World Cup 2014: Belgium legends rule out glory in Brazil

By Mani DjazmiBBC Sport
Mousa Dembele and Romelu Lukaku

Belgium's star-studded squad cannot win the 2014 World Cup in Brazil, according to two of the men who helped them finish fourth in the 1986 tournament.

Ten of Belgium's squad that faced Wales in their last group match in qualification are currently playing in the Premier League and 13 could be in the squad next summer.

Marc Wilmots' side went through Group A unbeaten, winning eight of their 10 matches, conceding only four goals.

But Franky Van der Elst and Nico Claesen, who played at the 1986 World Cup in Mexico, believe it will prove beyond the current team to eclipse the achievements of the so-called 'golden generation'.

"I don't think it's possible that a team that has not been there for 12 years and is competing for the first time can win that kind of tournament," Van Der Elst, who played 86 times for Belgium, told the BBC's World Football programme.

"We have good players and we have good individual skill in the team but we have also some things that have to be better.

"We won our group easily, but we only scored 18 goals in 10 games - that's not that much. I know we only conceded four but let's say that 18 goals, that must be better."

A startling statistic when it comes to Belgium's scoring record is that despite so many high-profile midfielders and forwards, their top scorer is currently 35-year-old defender Daniel Van Buyten with 10 goals.

The Bayern Munich centre-back is not even first-choice if Manchester City captain Vincent Kompany is fit.

Ex-Tottenham striker Claesen, is also concerned that Belgium's current forwards - on-loan Everton striker Romelu Lukaku and Aston Villa's Christian Benteke - are not playing at a tough enough level.

"They play very well in the Premier League. Everton are a good team and Aston Villa are not bad, but it's not Manchester United, it's not Arsenal, it's not Tottenham," Claesen said. "The expectations of these teams is to be in the first four places."

Another area of concern for Belgium is that they will enter 2014 with a number of key players not first-team regulars for their respective clubs around Europe.

Arsenal's club captain Thomas Vermaelen rarely figures in the first team and, despite signing for Atletico Madrid in the summer, his fellow defender Toby Alderweireld has hardly featured at the Vicente Calderon.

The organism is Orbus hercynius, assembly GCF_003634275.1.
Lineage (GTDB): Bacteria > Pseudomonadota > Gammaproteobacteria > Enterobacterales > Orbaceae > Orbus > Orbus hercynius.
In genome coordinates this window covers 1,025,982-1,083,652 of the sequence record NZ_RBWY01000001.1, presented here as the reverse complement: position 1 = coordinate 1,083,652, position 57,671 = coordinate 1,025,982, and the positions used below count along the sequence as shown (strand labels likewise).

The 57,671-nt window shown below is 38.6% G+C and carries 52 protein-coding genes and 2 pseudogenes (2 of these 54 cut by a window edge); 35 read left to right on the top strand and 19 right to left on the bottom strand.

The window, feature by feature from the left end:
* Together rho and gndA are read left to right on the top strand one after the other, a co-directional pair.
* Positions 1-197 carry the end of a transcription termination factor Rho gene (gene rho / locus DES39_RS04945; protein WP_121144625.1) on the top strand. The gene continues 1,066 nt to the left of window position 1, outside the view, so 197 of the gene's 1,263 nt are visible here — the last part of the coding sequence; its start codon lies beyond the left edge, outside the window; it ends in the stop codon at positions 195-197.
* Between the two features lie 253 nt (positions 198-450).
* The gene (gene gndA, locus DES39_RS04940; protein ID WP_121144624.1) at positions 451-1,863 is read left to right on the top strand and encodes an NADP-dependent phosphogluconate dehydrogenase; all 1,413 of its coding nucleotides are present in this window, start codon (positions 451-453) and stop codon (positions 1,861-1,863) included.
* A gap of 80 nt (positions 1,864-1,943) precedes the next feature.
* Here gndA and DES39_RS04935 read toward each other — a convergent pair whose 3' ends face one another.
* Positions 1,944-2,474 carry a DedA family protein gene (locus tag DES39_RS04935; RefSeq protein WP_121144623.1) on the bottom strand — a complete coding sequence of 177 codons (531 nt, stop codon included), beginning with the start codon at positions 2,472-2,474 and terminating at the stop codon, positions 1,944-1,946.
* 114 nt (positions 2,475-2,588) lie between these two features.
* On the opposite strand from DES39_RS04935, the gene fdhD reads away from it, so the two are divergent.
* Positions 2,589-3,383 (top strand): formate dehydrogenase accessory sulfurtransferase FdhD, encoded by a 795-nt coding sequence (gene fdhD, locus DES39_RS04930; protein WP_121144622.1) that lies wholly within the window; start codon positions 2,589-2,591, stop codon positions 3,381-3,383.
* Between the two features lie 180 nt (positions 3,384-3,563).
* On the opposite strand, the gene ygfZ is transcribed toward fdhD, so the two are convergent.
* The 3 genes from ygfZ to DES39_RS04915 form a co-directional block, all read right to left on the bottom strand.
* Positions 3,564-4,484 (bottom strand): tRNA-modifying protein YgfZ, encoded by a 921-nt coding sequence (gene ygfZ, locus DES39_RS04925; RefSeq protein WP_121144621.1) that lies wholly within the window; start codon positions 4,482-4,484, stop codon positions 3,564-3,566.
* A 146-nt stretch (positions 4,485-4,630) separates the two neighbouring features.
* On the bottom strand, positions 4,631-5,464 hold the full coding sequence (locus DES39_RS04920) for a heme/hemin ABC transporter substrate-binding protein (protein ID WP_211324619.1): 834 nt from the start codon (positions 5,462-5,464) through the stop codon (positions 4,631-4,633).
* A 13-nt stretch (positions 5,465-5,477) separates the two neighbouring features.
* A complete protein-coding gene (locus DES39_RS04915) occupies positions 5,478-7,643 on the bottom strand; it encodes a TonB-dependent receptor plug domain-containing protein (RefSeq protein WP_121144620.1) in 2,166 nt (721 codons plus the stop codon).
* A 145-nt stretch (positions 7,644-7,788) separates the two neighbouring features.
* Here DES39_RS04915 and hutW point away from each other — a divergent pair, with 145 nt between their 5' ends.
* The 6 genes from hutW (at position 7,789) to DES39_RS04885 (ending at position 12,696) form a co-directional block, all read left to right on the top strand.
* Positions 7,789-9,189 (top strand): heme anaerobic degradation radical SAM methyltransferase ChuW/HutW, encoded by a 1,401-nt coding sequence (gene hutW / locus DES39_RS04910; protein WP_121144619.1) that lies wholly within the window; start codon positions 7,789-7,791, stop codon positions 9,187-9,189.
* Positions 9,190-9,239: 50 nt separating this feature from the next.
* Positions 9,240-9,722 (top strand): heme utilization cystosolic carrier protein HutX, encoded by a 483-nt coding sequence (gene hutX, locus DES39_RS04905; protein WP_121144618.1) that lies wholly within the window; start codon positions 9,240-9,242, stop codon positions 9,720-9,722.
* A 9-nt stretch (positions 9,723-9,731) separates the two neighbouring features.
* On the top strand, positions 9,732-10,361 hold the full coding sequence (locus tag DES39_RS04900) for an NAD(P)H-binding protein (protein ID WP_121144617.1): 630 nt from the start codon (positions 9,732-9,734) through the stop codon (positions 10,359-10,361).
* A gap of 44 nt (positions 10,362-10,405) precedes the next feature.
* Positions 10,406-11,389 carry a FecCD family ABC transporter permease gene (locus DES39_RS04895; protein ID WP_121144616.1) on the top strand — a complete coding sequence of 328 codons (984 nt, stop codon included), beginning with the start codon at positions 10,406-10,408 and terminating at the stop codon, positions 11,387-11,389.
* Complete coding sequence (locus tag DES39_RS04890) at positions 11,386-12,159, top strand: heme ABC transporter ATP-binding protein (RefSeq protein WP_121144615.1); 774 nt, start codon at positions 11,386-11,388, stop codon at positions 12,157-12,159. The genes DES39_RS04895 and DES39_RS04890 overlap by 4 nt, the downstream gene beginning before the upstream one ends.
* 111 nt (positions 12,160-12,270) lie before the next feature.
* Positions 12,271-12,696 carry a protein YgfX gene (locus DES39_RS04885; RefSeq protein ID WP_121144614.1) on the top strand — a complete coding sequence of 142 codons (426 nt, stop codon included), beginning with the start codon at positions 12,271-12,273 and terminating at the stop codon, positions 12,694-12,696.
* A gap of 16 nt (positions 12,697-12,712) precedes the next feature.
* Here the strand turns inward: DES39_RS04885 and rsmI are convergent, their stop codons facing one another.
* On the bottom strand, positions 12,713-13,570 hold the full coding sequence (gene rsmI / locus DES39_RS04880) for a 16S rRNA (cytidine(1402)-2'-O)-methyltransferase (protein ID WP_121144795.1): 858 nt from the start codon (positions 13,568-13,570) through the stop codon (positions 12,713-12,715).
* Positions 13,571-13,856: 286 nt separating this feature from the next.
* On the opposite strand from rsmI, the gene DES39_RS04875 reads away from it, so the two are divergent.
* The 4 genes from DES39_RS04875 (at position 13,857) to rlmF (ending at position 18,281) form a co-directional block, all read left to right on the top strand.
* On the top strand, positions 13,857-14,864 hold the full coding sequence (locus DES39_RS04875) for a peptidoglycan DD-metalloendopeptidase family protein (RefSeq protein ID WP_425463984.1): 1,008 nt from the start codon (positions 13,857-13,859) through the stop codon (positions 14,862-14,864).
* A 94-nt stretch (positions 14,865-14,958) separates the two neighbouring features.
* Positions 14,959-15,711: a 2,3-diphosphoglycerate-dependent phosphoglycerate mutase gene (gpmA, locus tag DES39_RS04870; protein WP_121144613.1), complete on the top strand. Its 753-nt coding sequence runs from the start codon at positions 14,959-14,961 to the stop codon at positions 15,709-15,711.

After a bright start to his Chelsea career, Kevin de Bruyne has himself faded from Jose Mourinho's plans with Lukaku out on loan at the Toffees.

"For one month it's not a problem but when they don't play for three or four months, then you have a problem," said Claesen.

Van Der Elst, 52, also believes it is crucial for all of Belgium's players to head into the World Cup having played regular football.

"Go to another team to play," he said. "If they don't play until the end of May that can be a problem for Wilmots."

Claesen has also identified tactical weaknesses that could be exploited by opponents in Brazil.

"The problem, everybody knows in Belgium, is still the left-back and the right-back because we play with two players who are naturally centre-backs," Claesen added.

"With the strikers the problem with Lukaku is that if he plays in small spaces he has some problems.

"Before, Belgium was always the underdog, but now, when they play against teams who are really well-organised, I think the strikers will have problems.

"Then, Wilmots may have to change it and use faster-thinking players and more creative players to create space."

In players like Monaco's Yannick Ferreira-Carrasco, PSV Eindhoven's Zakaria Bakkali and, if he chooses to represent the Red Devils, Adnan Januzaj of Manchester United, there is plenty of Belgian talent coming through.

It is this which Van Der Elst thinks is more pertinent to an era of sustained international success than glory in Brazil.

"I think that with the current 23 that we have and with what is coming, we must be able to reach the World Cup and the big tournaments every time," he said.

"It's not possible that we go to Brazil and then have to wait another 12 years to play another great tournament

"We have now the quality to say, let's play quarter-finals. That, for me, is a realistic aim. If we can do that, and taking that experience to the next great championship, then maybe we can look further."